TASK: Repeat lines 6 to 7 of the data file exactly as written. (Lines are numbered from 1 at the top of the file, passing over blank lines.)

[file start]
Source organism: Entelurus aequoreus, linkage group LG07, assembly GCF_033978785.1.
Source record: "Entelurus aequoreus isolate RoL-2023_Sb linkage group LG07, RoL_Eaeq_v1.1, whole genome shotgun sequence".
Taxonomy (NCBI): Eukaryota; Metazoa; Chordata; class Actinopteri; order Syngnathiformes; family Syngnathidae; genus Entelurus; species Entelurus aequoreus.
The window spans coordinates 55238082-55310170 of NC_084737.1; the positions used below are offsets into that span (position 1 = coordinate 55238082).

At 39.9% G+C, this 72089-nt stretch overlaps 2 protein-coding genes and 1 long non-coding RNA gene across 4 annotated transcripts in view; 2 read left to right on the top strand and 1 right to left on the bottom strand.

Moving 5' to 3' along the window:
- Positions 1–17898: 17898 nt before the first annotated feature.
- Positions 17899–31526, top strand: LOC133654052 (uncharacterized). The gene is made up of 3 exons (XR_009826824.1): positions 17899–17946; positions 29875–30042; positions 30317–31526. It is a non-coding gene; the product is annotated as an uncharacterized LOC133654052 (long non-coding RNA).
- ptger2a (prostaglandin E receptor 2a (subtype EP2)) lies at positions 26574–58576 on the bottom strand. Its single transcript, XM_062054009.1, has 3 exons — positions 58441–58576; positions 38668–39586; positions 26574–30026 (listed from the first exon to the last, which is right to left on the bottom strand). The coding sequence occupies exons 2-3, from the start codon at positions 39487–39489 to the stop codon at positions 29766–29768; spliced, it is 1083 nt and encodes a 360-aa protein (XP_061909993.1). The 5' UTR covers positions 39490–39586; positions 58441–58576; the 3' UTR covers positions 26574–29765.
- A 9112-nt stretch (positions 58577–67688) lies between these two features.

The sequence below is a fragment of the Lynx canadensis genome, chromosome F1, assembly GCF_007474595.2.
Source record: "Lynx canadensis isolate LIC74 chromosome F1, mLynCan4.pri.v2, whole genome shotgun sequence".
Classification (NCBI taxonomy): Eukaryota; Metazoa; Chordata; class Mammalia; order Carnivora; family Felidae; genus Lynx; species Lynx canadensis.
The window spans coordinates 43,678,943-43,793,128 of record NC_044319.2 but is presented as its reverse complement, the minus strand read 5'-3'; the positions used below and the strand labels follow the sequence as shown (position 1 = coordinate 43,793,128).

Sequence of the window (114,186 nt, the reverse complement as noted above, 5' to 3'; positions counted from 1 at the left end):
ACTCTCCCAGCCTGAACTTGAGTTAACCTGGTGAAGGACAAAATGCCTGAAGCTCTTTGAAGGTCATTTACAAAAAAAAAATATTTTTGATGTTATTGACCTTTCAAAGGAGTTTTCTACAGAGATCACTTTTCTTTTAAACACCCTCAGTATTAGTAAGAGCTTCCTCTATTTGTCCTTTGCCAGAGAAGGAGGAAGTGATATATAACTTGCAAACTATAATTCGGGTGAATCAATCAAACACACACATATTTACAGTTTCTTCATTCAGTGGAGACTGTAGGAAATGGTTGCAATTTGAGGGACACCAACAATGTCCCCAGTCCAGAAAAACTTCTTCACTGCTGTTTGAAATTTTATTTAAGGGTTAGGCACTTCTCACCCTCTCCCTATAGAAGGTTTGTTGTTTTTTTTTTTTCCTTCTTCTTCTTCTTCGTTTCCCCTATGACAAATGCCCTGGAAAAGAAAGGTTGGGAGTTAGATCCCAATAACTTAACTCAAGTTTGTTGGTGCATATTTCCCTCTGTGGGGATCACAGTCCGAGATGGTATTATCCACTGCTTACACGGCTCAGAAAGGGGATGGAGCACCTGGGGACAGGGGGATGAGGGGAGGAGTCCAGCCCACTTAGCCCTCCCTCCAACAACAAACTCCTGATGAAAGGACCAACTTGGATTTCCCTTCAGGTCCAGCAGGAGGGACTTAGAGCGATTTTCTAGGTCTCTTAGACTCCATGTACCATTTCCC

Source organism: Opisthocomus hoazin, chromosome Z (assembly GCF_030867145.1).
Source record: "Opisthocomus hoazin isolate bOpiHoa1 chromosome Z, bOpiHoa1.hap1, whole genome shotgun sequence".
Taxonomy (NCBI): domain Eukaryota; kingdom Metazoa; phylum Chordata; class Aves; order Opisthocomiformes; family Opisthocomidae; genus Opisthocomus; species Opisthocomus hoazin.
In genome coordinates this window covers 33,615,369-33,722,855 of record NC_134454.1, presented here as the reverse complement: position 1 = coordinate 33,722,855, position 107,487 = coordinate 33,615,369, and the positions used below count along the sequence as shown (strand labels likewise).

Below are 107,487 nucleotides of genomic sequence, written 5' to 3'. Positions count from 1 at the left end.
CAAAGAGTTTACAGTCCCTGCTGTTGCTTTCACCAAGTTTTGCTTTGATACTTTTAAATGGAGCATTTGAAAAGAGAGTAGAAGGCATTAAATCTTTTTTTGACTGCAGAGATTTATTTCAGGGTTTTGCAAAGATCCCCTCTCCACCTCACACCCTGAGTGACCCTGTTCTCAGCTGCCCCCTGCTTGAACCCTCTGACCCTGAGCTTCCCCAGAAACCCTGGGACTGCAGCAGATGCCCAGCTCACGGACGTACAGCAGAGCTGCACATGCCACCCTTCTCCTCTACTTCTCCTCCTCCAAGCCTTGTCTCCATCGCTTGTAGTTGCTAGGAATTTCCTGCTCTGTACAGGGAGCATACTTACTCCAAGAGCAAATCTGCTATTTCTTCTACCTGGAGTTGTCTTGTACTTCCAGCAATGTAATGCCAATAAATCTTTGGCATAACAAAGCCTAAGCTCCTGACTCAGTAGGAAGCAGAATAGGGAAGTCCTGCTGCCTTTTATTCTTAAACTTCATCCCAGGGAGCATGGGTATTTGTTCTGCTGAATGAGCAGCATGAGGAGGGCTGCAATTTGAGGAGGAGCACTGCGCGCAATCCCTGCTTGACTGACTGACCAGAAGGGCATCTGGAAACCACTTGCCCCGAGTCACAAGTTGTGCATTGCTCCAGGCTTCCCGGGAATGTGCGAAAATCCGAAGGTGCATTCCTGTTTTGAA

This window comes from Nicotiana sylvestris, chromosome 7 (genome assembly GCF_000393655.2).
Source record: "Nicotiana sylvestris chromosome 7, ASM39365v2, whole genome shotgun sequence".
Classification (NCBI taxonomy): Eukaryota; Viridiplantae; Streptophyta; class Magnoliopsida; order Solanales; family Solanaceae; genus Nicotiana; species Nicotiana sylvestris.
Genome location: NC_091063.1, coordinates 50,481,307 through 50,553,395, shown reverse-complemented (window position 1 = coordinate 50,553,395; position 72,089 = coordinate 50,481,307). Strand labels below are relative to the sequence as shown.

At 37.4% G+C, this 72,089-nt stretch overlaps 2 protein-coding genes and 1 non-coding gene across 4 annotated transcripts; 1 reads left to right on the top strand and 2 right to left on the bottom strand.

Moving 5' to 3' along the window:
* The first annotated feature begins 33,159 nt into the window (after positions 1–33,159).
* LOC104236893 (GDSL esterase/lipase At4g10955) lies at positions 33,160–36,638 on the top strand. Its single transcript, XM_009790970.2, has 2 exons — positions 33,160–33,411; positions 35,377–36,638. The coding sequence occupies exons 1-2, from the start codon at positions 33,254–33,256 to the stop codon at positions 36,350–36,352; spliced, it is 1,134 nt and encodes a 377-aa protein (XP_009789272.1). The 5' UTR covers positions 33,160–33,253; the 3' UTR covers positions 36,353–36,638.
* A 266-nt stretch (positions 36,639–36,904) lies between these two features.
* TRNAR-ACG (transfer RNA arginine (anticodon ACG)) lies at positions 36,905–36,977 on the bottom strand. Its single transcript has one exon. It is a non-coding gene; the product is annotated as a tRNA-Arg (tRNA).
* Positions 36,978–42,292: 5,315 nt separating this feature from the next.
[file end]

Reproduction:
Moving 5' to 3' along the window:
- Positions 1–17898: 17898 nt before the first annotated feature.